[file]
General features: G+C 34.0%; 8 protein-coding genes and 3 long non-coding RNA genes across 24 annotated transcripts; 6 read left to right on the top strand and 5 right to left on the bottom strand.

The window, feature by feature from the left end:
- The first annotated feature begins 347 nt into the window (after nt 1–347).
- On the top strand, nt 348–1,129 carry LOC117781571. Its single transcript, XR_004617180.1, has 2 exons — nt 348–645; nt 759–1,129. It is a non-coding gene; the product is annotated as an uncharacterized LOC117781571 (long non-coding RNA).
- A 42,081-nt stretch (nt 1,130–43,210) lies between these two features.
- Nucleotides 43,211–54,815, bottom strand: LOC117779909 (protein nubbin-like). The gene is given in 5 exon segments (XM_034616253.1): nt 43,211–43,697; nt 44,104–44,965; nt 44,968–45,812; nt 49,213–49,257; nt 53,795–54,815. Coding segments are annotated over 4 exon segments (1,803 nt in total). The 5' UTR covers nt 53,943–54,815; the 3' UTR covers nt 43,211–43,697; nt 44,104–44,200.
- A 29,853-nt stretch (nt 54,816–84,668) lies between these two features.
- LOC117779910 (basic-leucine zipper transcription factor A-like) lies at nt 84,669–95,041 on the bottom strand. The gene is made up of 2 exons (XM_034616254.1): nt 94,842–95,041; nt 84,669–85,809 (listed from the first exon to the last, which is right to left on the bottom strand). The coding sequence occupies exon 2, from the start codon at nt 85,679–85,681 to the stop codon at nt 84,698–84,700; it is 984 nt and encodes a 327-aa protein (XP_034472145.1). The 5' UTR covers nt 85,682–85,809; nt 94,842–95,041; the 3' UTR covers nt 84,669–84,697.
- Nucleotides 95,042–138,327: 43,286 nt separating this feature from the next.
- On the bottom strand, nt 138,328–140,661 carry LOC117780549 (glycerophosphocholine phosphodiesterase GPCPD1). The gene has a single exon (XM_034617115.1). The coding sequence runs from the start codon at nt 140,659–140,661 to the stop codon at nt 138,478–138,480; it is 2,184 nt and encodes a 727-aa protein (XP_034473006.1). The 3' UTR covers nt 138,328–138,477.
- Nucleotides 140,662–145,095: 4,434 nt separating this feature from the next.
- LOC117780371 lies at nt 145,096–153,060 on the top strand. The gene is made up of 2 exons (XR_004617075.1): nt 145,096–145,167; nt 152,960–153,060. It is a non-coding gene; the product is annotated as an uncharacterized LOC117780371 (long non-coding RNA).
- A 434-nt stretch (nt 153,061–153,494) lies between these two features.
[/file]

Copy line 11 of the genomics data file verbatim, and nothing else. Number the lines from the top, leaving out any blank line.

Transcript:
- Nucleotides 140,662–145,095: 4,434 nt separating this feature from the next.